An Evening With John Wilkes Booth
William Voorhees is back in the one-man show he first presented about a year ago at the small, club-like Thistle Dew Dessert Theatre. It’s a full-length portrait of a complicated man—reared in theatrical tradition, envious of his more famous brother, and furiously angry at President Lincoln, who he blames for the destruction of the American South. It’s an intense and deliberately self-conscious performance—the script demands as much—but in this case, actor and role are well matched, and the swagger compliments the character. Thistle Dew Dessert Theatre, 8 p.m. Friday, Saturday; 2 p.m. Sunday (June 17). $13-$17. 1901 P St. 444-8209. Through June 30.
Those “in the know” say that middle-aged women are the most powerful demographic in terms of theater attendance—and if it’s true, this show could strike gold. For those who haven’t seen it elsewhere, Steel Magnolias is a sentimental comedy about six women in a beauty parlor in small town Louisiana … we’re talking big hair, gossip, lipstick and reflections on life. Three scenes of good-natured fun lead up to a multi-kleenex ending that involves smiling through the tears. It’s schmaltzy, but it works. Not all the Southern accents sound genuine, but the six local actresses do well (and Jan Ahders gets in one terrific dramatic speech). Delta King Theatre, 7:30 p.m. Friday, Saturday; 2 p.m. Sunday. $14-$16, 1000 Front Street, Old Sacramento. (916) 995-5464. Through July 21.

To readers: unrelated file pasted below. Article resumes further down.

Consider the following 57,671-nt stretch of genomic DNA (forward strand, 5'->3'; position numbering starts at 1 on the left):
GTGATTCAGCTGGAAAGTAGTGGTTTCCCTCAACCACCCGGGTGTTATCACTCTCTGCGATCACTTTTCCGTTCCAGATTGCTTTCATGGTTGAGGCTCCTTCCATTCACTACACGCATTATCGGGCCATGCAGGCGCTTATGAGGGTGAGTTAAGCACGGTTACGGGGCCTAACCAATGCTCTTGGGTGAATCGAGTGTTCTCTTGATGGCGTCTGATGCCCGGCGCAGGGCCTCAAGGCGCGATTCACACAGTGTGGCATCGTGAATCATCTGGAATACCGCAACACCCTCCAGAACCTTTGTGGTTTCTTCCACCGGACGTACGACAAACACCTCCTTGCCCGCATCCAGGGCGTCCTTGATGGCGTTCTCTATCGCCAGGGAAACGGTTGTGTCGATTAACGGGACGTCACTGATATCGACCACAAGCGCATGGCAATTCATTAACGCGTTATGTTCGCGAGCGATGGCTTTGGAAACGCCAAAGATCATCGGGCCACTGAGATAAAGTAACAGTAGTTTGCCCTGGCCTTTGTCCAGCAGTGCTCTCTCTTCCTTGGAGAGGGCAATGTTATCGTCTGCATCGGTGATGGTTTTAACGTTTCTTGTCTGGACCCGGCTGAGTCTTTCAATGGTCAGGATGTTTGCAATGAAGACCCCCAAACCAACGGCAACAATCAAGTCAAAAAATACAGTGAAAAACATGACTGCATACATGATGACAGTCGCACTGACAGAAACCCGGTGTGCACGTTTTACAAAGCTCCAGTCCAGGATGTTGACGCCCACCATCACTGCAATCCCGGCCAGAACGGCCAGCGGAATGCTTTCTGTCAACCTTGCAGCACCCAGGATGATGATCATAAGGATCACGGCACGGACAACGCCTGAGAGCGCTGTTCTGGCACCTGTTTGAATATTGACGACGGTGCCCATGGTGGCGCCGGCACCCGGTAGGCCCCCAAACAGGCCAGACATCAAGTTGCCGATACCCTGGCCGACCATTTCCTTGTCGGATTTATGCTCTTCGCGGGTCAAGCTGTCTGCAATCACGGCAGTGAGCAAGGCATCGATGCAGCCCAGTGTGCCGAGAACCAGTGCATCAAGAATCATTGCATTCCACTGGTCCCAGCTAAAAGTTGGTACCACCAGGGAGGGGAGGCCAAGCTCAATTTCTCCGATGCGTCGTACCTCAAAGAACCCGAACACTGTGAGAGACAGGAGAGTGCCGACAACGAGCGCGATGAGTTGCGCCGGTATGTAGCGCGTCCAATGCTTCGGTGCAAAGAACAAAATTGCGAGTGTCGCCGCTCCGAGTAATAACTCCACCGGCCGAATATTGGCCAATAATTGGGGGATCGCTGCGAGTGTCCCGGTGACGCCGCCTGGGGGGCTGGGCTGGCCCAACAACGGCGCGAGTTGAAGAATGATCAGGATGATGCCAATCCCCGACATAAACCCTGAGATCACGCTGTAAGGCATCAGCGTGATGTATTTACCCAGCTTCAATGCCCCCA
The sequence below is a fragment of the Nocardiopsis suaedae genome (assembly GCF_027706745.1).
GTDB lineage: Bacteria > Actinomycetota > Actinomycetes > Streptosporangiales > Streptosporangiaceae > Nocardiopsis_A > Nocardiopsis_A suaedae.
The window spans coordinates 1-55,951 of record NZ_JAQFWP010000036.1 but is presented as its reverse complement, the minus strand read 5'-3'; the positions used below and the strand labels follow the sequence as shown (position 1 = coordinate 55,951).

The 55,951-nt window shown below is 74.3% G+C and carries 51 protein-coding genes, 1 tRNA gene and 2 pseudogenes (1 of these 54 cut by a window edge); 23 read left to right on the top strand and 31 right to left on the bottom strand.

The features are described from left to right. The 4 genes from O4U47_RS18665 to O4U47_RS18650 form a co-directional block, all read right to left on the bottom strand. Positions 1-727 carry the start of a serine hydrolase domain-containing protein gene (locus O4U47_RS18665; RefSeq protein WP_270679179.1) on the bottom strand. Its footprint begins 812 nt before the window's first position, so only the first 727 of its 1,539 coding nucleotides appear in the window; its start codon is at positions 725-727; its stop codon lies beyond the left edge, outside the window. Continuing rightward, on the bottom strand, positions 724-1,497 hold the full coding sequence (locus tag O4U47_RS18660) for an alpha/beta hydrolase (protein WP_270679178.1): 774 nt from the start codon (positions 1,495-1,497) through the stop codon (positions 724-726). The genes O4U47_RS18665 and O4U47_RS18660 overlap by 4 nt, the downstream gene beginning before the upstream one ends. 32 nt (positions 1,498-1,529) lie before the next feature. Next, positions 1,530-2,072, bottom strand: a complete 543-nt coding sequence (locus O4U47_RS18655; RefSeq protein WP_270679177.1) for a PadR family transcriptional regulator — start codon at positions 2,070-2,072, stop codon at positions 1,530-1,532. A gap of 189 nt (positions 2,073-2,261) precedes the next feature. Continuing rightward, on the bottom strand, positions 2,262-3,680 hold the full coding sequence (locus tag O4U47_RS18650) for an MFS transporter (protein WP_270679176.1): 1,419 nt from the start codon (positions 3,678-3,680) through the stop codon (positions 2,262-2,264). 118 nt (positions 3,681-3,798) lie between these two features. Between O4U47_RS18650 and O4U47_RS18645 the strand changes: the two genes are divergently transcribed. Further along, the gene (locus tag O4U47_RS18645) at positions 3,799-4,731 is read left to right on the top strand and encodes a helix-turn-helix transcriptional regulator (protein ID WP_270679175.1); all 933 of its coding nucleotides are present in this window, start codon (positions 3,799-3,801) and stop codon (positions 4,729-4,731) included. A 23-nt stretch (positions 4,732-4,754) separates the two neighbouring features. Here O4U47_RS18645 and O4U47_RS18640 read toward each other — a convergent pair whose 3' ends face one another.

Tales From the Beijing Opera
Actor-acrobats Zhou Xin-Lai and Merrianne Moore perform theatrical scenes to taped music in this show. The costumes are wonderful, and so is their acting, but some technical aspects of the show feel “home-made.” It’s a small show, about an hour long, geared toward the matinee crowd in Old Sacramento. But it’s fun nonetheless—think of it as a sort of theatrical equivalent to a lunch special. Eagle Theatre, 7:30 p.m. Friday, Saturday; 1 p.m., 3 p.m., 5 p.m. and 7:30 p.m. Sunday. $8-$12. 111 I St., Old Sacramento. 441-4214. Through July 1.
A daring look at the differences separating three generations of an Irish family’s men in all of their flawed, raw beauty. Waking, written by award-winning Irish playwright Lin Coughlan and directed by Irish theater specialist and City College theater instructor Christine Nicholson, is a haunting tale containing classic drama mixed with a healthy dose of wit and human condition as only the Irish can tell it. A sure bet for an evening of good, solid entertainment. California Stage, 8 p.m. Friday and Saturday, with varying Sunday matinees, $15. 1717 25th St. 705-0540. Through July 14.